As luxury brands try to appeal to the eco-conscious crowd (and meet upcoming CAFE regulations) we're going to see a lot more diesel or hybrid offerings. Right now Mercedes and Audi are vying for the title of best luxury brand use of a diesel engine outside the traditional SUV segment. At the moment, Mercedes is winning.
Audi hasn't offered a TDI engine in a car other than the ancient A3 hatchback for U.S. buyers while Mercedes currently offers a diesel in both the E- and S-class. As much as I enjoy hatchbacks, a mid- or fullsize sedan seems like a much more credible luxury product. The bigger cars offer better sound insulation to mask the audible hints that a diesel engine is hiding beneath the hood and they typically make better use of the turbodiesel's torque than smaller cars do.
From behind the wheel, the E350 feels slower than an E550, but it doesn't feel like a slug. I appreciate the smooth power delivery from the 7-speed automatic transmission and the ultra-long cruising range the Bluetec engine and 21.1-gallon fuel tank provide.
There are still a lot of people in the U.S. that want nothing to do with a diesel car, no matter how good the modern diesel powerplant is. Those folks are in luck now that BMW, Lexus, and Infiniti all offer midsize luxury sedans with a hybrid powertrain. Will Mercedes end up offering a hybrid E-class in addition to the diesel version, like it does with the S-class?
Phil Floraday, Senior Web Editor
The differences between the gasoline-fed Mercedes E350 and the diesel-powered E350 BlueTEC are much smaller than I expected. The gas-powered car receives EPA fuel economy ratings of 20/30 mpg (city/highway), while the BlueTEC returns 21/32 mpg. The fuel savings between the two models are minimal at best, especially when you consider that diesel fuel often costs a bit more than gasoline. When you factor in the $1200 price premium for the BlueTEC model, it's clear that picking a diesel Mercedes E-Class isn't automatically a money-saving proposition.
As to performance, there's very little separating the cars: Mercedes says the E350 hits 60 mph in 6.5 seconds, while the BlueTEC takes 6.7 seconds. The difference, of course, is that the BlueTEC offers 400 lb-ft of torque, making for instant and seamless passing even at highway speeds.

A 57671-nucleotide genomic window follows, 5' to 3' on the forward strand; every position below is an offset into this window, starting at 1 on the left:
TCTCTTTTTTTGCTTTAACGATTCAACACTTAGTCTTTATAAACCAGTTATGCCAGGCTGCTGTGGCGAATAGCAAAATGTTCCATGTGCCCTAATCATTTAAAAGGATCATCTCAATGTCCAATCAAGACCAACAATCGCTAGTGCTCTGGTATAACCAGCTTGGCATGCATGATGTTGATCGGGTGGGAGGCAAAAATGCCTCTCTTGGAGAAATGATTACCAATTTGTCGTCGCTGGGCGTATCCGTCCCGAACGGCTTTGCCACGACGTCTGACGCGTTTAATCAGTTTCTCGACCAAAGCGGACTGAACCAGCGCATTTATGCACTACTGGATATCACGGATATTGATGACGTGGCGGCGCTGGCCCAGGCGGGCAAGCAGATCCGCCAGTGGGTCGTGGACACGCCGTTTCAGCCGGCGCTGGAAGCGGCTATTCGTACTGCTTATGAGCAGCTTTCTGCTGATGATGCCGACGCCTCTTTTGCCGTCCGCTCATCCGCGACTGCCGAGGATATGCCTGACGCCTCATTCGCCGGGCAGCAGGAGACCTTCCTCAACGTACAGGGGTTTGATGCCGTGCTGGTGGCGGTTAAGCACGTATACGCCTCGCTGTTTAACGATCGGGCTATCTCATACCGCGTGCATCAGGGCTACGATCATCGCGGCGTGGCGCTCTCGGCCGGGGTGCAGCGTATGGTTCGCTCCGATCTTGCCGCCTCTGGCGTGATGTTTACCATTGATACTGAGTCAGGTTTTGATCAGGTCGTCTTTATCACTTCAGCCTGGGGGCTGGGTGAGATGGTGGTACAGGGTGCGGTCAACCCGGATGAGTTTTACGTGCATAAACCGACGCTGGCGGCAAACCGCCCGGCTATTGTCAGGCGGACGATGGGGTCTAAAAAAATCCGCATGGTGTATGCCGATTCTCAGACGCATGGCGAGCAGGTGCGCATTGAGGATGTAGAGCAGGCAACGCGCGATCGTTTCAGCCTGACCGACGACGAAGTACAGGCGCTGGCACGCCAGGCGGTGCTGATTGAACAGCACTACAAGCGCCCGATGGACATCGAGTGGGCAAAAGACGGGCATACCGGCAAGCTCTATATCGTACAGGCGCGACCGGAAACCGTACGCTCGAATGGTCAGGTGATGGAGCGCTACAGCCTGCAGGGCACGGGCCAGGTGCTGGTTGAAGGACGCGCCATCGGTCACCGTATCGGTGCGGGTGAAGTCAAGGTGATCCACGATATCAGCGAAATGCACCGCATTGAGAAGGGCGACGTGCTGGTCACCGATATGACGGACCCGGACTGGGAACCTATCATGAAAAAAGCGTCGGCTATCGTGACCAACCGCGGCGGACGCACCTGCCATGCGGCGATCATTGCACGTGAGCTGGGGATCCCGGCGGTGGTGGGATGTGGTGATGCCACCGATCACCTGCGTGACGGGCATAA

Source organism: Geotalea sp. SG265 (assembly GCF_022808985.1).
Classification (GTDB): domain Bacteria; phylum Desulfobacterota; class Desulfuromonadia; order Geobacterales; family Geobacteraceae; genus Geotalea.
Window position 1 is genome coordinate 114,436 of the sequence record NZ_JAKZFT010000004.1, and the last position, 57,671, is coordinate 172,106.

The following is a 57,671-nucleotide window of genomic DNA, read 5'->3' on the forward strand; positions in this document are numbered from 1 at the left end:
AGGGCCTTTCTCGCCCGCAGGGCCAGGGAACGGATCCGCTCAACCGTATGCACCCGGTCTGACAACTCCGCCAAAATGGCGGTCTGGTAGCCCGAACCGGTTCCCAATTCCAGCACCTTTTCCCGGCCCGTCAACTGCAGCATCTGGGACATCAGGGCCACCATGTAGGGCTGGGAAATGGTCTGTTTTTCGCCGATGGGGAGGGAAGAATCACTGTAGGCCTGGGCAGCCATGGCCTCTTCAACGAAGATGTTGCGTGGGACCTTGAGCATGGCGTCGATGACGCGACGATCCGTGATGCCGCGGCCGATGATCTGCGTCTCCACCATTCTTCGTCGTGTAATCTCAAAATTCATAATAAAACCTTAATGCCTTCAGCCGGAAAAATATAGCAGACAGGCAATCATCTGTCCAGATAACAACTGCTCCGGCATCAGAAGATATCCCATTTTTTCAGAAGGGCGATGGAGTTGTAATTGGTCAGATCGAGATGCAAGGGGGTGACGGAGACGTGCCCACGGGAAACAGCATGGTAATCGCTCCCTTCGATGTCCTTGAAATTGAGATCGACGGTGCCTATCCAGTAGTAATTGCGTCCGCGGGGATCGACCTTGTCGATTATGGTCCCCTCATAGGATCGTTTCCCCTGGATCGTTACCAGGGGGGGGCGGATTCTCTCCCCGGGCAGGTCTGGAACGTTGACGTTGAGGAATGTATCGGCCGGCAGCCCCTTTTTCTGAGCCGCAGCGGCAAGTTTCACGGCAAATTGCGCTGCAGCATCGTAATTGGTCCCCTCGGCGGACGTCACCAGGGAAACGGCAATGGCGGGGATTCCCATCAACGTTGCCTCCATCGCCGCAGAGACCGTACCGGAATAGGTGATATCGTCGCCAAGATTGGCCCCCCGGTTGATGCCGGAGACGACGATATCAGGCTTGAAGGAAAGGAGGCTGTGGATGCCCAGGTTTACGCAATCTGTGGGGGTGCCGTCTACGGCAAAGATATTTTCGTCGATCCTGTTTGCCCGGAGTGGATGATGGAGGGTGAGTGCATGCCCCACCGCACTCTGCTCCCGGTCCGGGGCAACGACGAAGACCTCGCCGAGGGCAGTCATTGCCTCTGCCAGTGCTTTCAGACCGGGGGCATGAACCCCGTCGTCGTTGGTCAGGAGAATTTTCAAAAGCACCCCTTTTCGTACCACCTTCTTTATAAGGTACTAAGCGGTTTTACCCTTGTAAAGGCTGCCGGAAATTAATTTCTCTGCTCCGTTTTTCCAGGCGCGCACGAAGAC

While there is a tiny bit of clatter and rattle from the turbodiesel V-6 at idle, it's only really noticeable if the radio is turned off and you're paying attention. Most of the time, the diesel E350 is as refined and comfortable as the gasoline model we drove not long ago.
Jake Holmes, Associate Web Editor
I hopped in the E350 BlueTec for a harried trip from downtown Ann Arbor to the Detroit airport. As usual, I was running late, and I also had to stop for a quick errand on State Street in the heart of the University of Michigan campus. Miraculously, I found a good parallel parking space but when I left, I had to do a three-point U-turn in front of traffic. Shifting from drive to reverse to drive while maneuvering the E350 was very slow, and if you think this was frustrating for me, let me tell you, the guy whose path I was blocking was even more frustrated and let me know about it. Whoops, sorry.
Once I was on the freeway, I blasted along at 80 to 90 mph with complete composure and utmost serenity. There's a great view through the windshield of the E-class, and it's easy to place the nose of the car in relation to the road. Speaking of the nose, this car is a little nose-heavy compared with other E-class sedan models, no doubt due to the heavier diesel engine. At 4059 pounds, the E350 BlueTec weighs 234 pounds more than its gasoline-engine sibling, and I suspect that most of that weight is over the front wheels. You get used to it, and once you're bombing down the freeway, which is where the E350 BlueTec shines anyway, you'll hardly notice the extra weight.
Joe DeMatio, Deputy Editor
I picked up this car at the airport after having spent a week in Florida driving a Chevy Cruze rental car, after which the Mercedes E350 BlueTec definitely looked inviting. The fact that this Mercedes is a diesel is pretty much a non-event during casual driving. The engine only produces 210 horsepower, but the surfeit of torque mostly makes up for that, and in most instances the car doesn't feel as if it's lacking in power. From inside the cabin, there is no audible diesel clatter; you'll only hear it if you open the window, which I was not about to do in 30-degree February weather.
As the price of gas continues to go up, it's going to be more incumbent on automakers to offer viable, high-mileage alternatives to internal combustion gasoline engines. Mercedes has chosen to offer diesel, and, while a 25-mpg combined rating doesn't sound all that impressive, it's actually quite good for a sedan in this category. Plus, with a 21-gallon tank, the E350 BlueTec offers the possibility of a 500-mile-plus range. At least that way, the pain of paying $80 to $100 per fill-up will at least occur less often.
Amy Skogstrom, Managing Editor
The E350 BlueTec is a tough sell for several reasons: It's priced higher than the regular E350, it's fuel economy is only marginally better than its gas-fed counterpart, and average fuel costs for its owner will be higher because diesel fuel is generally more expensive than gasoline. In addition, its hybrid competitors, the Infiniti M35h and the Lexus GS450h, promise much better fuel economy -- combined figures are 29 and 31 (estimated), respectively -- and give up little in terms of performance. The upcoming E400 hybrid -- scheduled to hit the market in the second half of 2012 -- will give the brand a competitor to those two from Japan, but with an estimated 27 mpg it still might leave Mercedes to play catch-up.
Jennifer Misaros, Managing Editor, Digital Platforms